Some circuits such as circuits 7 or 11 are idle since they do not carry telephone calls. The proportion of idle circuits depends on the time of day. As explained below, their detection can be exploited to reduce the bandwidth reservation for the connection.
Active voice circuits, such as circuits 1 and the like, exhibit silence and speech periods. Since the communication of voice signals is half duplex, it can be assumed that the ratio of silence periods is at least 50% of the full time.
In order to make the ATM network used in the preferred embodiment of the invention practical it is necessary to adapt the internal network characteristics to those of the various traffic types that will use the network. This is the function of the ATM adaptation layer AAL which provides generalized interworking across the network. This function is to take frames of data delivered to the layer, to break them up into cells of 48 bytes and to add necessary header information (5 bytes) to allow rebuilding of the original frame at a receiver side or destination exchange telephone device.
There are 5 different AAL types, AAL1 to AAL5 adapted to the different kinds of the information signals which are transported over the network.
In the present embodiment, AAL1 is the most appropriate structure for handling E1 connections. Indeed, AAL1 is used for constant-bit-rate traffic, that is when the input and output to the network are in the form of a constant, timed stream of bits. In practice, this takes the form of a frame where the rate is constant but data exists in different parts of the frame so that the frame arrives in the network in short bursts with periods of nothing or silence in-between.
On an AAL interface, each ATM cell includes a payload of bytes and an ATM Header of 5 bytes, as illustrated in FIG. 3. Such an ATM Header contains the information defining the Virtual Path (VP) and the Virtual Circuit (VC) which have to be used in the transmission network. Note that all the cells of a data stream to be transmitted between a source exchange telephone device and a destination exchange telephone device have the same VP/VC bits in the ATM Header.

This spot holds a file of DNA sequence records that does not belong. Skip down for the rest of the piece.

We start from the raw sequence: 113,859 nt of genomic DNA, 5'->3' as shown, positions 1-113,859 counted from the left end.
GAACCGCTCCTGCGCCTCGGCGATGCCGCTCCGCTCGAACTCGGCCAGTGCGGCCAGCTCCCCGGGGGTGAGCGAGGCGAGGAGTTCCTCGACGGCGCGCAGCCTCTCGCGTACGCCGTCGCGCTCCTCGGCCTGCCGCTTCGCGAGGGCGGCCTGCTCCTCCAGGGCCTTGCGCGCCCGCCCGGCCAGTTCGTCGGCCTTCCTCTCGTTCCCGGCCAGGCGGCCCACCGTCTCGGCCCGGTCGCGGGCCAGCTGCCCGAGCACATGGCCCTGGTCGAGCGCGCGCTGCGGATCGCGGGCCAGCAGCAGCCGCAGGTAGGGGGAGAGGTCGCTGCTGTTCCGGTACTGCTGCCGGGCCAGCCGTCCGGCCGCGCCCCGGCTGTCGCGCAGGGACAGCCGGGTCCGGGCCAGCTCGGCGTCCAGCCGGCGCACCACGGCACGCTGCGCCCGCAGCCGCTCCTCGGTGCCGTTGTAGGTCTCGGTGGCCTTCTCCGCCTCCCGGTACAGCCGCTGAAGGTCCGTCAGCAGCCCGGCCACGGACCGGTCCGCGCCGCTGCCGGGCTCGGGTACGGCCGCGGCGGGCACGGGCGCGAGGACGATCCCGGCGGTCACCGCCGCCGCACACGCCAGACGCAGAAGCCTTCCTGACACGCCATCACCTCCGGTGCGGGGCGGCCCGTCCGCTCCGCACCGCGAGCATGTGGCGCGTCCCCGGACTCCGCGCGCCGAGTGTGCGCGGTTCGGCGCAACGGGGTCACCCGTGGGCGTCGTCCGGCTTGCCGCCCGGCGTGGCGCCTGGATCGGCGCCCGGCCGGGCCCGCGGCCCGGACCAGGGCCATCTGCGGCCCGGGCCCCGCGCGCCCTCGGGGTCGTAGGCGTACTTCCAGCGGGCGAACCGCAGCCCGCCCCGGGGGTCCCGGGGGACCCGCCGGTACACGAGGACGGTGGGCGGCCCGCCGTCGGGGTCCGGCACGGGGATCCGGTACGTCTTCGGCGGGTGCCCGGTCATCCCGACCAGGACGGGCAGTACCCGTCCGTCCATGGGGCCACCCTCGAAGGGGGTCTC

Each payload contains an AAL header on one byte, and a pointer field of one byte is added to each 2 cells in order to synchronize the protocol in case of transmission error. Accordingly, if three E1 frames of 31 bytes each are grouped together, they form together with the information bytes a frame of 106 bytes corresponding exactly to 2 ATM cells formed of a 48 byte payload and a 5 byte ATM header, wherein the second E1 frame overlaps the two ATM cells. As illustrated in FIG. 2, a channel assigned to a session between a source exchange telephone device and a destination exchange telephone device is present in each E1 frame. Thus, bytes S11 in first E1 frame, S12 in second E1 frame and S13 in third E1 frame corresponds to a same channel S1.
A compression algorithm used in a compression device 12, 14, etc., associated with a transmitting switching node SW-3, SW-4, etc., is illustrated in FIG. 4.